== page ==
Citing sources close to the project, the report says that while Netflix will no longer be home to the half-finished film about cats in outer space, the streamer is allowing the Cattywumpus creative team to look for a new studio where they can complete their work. News that the project had landed at Netflix first hit the web back in the spring of 2020.
These kinds of developments aren’t rare, but they are noteworthy, especially when top level talent is involved. Verbinski’s films have grossed more than .75 billion and his resume boasts blockbuster titles including three Pirates of the Caribbean films, The Lone Ranger, the U.S. remake of The Ring, and Brad Pitt-Julia Roberts starrer The Mexican. His last feature to hit theaters was 2016’s A Cure for Wellness. It seems likely that a half-finished film from such a prolific and profitable filmmaker will draw plenty of attention on the open market.
Despite a rough start to 2022, Netflix animation now looks to be trending in a more favorable direction. Over the next several months the streamer will see three of its original animated features get high-profile festival premieres before limited theatrical runs: Henry Selick’s Wendell & Wild, Nora Twomey’s My Father’s Dragon, and Guillermo del Toro’s Pinocchio. The streamer will also send Stephen Donnelly’s Scrooge: A Christmas Carol to theaters in November before it hits the platform in early December.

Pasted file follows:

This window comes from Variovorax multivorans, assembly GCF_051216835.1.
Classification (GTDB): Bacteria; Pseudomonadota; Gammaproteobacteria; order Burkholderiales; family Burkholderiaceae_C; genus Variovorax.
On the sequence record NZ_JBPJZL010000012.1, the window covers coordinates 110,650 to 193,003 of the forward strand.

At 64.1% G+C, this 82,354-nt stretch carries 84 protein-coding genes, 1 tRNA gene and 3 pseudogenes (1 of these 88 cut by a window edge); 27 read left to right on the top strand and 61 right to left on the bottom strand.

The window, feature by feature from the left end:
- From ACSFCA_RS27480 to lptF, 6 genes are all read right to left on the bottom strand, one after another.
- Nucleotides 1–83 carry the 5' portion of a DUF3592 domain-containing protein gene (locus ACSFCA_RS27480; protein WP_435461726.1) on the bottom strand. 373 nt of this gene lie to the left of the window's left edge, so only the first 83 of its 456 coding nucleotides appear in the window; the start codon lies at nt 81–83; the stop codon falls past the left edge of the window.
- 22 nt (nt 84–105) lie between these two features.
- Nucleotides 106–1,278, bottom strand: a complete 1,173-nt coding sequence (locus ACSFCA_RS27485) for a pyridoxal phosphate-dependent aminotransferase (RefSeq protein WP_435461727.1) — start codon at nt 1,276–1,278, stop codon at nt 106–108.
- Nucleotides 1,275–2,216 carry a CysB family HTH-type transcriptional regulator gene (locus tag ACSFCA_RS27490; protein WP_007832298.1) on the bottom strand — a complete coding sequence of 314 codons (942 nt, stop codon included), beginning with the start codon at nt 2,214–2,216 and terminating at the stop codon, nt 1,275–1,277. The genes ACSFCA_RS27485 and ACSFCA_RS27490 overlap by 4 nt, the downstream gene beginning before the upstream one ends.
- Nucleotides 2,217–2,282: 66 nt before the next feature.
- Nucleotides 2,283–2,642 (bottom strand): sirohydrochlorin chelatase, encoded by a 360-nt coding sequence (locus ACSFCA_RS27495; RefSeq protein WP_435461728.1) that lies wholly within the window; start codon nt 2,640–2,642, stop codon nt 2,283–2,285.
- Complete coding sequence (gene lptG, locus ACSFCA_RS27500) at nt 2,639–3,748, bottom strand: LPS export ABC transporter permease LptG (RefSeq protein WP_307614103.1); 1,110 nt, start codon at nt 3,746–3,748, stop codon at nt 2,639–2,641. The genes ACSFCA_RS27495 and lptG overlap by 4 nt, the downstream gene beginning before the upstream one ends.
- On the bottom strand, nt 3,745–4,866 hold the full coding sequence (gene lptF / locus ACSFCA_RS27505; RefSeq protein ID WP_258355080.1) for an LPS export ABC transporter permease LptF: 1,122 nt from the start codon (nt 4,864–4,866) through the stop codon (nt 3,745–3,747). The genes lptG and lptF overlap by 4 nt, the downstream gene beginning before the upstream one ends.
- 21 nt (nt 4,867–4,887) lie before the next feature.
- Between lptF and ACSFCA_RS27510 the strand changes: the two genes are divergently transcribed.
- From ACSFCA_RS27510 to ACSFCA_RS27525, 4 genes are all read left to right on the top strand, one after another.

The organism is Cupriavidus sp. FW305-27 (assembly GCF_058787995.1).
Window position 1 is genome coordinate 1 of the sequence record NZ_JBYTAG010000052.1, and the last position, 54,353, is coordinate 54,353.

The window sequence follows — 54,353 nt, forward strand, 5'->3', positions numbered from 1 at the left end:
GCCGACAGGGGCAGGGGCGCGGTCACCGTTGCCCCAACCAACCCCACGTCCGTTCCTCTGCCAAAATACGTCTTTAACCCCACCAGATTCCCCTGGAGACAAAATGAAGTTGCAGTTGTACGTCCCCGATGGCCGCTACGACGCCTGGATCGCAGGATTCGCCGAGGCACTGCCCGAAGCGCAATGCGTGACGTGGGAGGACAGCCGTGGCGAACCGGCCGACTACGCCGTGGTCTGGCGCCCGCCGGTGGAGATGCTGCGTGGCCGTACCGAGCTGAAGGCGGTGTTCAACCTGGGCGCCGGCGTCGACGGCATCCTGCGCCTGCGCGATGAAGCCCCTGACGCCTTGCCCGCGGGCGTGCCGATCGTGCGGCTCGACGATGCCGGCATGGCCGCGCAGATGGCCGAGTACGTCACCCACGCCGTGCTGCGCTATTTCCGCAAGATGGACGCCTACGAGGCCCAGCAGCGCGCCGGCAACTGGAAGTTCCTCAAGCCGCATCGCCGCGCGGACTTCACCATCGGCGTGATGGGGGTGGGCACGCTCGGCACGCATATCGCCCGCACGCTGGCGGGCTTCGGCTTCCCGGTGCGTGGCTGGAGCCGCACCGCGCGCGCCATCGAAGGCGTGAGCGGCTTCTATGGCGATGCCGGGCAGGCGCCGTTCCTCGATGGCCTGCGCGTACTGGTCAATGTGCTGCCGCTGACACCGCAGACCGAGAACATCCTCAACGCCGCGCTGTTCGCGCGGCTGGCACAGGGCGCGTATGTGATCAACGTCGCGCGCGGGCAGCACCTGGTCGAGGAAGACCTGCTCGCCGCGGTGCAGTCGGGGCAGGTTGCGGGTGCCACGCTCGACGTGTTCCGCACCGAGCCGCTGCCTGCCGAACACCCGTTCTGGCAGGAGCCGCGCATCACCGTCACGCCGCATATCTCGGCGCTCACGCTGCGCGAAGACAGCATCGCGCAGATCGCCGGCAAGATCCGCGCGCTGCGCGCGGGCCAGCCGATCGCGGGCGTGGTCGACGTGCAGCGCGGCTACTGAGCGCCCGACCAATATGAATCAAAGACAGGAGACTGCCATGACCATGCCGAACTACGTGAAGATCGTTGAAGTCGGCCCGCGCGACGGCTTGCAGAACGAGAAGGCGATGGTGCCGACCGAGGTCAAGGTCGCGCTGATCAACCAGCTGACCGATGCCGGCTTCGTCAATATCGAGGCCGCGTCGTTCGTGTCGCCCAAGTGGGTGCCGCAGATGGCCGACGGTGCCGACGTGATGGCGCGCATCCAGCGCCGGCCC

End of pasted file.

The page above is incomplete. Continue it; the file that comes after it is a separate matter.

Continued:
Oscar-winning Rango director Gore Verbinski’s Cattywumpus is no longer moving forward at Netflix, according to a Deadline report.
Pictured at top: “Rango”
A likely contributing factor to the streamer dropping Cattywumpus is that the people who commissioned the film in the first place are no longer the ones making decisions at the company. This summer, the streamer shook up its animation executive structure when it promoted Karen Toliver to lead its Animation Film team. Former vps Melissa Cobb and Gregg Taylor shifted roles to becoming producers, and vp of animation production operations Bruce Daitch left the company.
Netflix has been on the other side of this situation in the past, and just this year announced it has purchased a half-finished Nimona feature. That film was well into production at Blue Sky Studios when Disney acquired the company as part of its larger Fox acquisition. Disney then shuttered Blue Sky and halted production on the adaptation of ND Stevenson’s graphic novel, which is now being produced by Netflix and Annapurna Pictures (Missing Link, Sausage Party). DNEG (Ron’s Gone Wrong) is animating the film out of its London studio with Blue Sky veterans and Spies in Disguise directors Nick Bruno and Troy Quane at the helm.

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